If you’re one of those people that hates selfies, well I’m not sure how you found yourself here, so if you stumbled across this article by accident STOP RIGHT NOW, and check out 10 Things to do in New Zealand instead. You’re going to see a lot of my face! If you appreciate a good travel selfie, ie in a great setting, not a posing pout from the bedroom or a photo of you in the bathroom mirror (these really aren’t selfies) then let me continue. Actually whilst we’re on the subject of defining a selfie, or specifically a travel selfie, I personally believe a selfie is basically a photo of you by you, in a location or setting of interest. Other people can be in it, in fact I encourage them to be.
✔ Thumbs up for Group Selfies!
Also, if you’re thinking, how are you an “Pro“? Well I gave myself the title, as far as I know there are no qualifications for taking selfies. There should be, due to the huge amount of terrible selfie-takers out there. We are all friends with someone on Facebook or Instagram who posts bloody awful selfies. So if there ends up being an appetite for one, I may look into running the worlds first selfie masterclass.
In solo travel, it’s hard to get photos of yourself these days. And personally when I look at travel photos, or follow a travel photographers, I like to see the person behind the lens occasionally (there are some exceptions). Let’s get started.
1. The Sunglasses
Don’t wear them! OK first off I break this rule sometimes, it’s OK occasionally (see exceptions below), just not every time. In everyday life the majority of us love a bit of eye contact, it’s polite, and shows you that we are friendly and interested in you. So your selfie should be no different. Further to this, you could get a reflection of your arms in the mirrored sunglasses. Just be careful not to squint if you have the sun in your eyes, and if you have a preview of the photo look at the lens not the screen.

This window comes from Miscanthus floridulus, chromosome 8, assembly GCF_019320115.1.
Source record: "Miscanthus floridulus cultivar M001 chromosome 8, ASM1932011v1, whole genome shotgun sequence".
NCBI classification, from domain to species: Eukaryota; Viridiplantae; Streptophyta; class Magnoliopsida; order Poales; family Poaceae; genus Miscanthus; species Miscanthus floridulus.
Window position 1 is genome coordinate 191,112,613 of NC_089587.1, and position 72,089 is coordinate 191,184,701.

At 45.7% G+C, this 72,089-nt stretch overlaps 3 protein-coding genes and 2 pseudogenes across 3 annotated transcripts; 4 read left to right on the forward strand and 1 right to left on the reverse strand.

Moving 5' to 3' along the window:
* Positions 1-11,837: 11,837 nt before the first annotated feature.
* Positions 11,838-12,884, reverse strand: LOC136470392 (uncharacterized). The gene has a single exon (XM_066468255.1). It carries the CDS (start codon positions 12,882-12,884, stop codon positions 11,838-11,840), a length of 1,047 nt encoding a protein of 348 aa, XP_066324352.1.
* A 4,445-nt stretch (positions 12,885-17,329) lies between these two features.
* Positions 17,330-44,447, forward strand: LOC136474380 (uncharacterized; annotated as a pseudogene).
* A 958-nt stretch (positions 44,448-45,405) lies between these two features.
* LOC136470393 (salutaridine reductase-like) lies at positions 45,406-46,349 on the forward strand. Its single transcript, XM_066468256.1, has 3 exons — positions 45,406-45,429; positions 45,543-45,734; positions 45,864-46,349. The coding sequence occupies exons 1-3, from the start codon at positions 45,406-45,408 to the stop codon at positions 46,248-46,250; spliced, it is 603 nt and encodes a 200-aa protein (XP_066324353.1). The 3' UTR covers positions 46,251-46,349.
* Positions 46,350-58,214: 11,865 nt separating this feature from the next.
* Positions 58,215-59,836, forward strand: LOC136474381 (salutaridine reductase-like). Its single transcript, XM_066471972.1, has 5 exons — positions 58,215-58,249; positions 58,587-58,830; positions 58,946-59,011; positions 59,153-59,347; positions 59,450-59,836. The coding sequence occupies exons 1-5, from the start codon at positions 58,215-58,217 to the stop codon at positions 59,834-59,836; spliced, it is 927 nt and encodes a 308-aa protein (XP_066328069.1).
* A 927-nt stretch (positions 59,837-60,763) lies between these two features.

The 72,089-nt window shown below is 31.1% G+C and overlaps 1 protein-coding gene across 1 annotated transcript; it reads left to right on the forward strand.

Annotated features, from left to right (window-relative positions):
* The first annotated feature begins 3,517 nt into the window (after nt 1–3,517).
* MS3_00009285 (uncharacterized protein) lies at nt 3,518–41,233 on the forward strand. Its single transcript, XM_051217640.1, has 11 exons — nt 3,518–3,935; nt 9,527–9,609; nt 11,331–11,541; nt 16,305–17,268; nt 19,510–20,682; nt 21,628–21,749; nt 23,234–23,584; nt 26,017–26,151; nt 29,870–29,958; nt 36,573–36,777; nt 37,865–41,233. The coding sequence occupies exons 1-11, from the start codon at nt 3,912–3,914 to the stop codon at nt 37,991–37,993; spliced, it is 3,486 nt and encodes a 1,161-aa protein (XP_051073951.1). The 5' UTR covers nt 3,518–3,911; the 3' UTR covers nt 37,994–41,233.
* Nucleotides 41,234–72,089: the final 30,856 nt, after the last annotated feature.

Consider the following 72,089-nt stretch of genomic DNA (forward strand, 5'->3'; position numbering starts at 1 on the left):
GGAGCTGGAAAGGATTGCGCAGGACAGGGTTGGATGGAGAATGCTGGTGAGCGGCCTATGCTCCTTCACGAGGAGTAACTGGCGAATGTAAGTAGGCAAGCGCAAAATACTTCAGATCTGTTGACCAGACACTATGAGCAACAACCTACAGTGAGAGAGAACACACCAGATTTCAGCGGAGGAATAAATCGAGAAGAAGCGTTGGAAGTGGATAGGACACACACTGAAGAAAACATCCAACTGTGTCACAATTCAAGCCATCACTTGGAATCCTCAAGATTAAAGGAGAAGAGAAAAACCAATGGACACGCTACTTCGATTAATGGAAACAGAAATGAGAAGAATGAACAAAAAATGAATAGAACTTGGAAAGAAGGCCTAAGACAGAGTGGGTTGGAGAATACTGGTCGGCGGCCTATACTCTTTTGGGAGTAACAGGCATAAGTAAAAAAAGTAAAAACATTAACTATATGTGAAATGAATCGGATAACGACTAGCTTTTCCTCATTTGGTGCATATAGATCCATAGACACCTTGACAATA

Exceptions to this rule: (when you can wear sunglasses)
✔ If your sunglasses are REALLY cool
✔ When you are VERY hungover
✔ When on a moving vehicle making it dangerous to remove sunglasses
✔ When the sunglasses match your hat or helmet
✔ When you are drunk and have an awesome moustache
✘ Thumbs down for Mirrored Sunglasses
2. The Horizon
This can take a little practise, but after a while your main goal with your travel selfie should be keeping the horizon straight! It’s always easier to shoot in landscape rather than portrait, and for point and shoot camera’s hold the camera firmly in your left hand as that’s usually the side that has the button on it. Don’t forget you can always edit a horizon later, but you’ll lose valuable space at the edge of the image when you rotate it slightly! It also helps to use both arms, please refer to 6. The Arms…
✔ Good Horizon & eye contact
✘ Bad Horizon, sunglasses and messed up hair
3. The Face
Remember that this is a photo of your face, pretty much a close-up! So there’s a few things to consider…
The Pout – Quite simply, no pouting! This is reserved for teenage girls who need a confidence boost from, well teenage boys!
✘ Silly Pouting is for teenage girls
Exception to this rule: When pulling Magnum, see below.
Double Chin – people have a habit of pulling back from the camera as far as they can, as they’re worried it’s too close. But they don’t realise doing this gives them a horrible double chin. My suggestion is to angle the camera down a bit so you look up at it, and give it the puppy dog eyes.
✘ Awful Double Chin, try to angle the camera from above
Face the Sun – or wherever is brightest, try to get as much natural daylight on the subject (you) as possible, but to avoid squinting, try not to look directly at the sun.
✘ Squinting due to looking at the Sun
✘ Did not face the light
4. The Background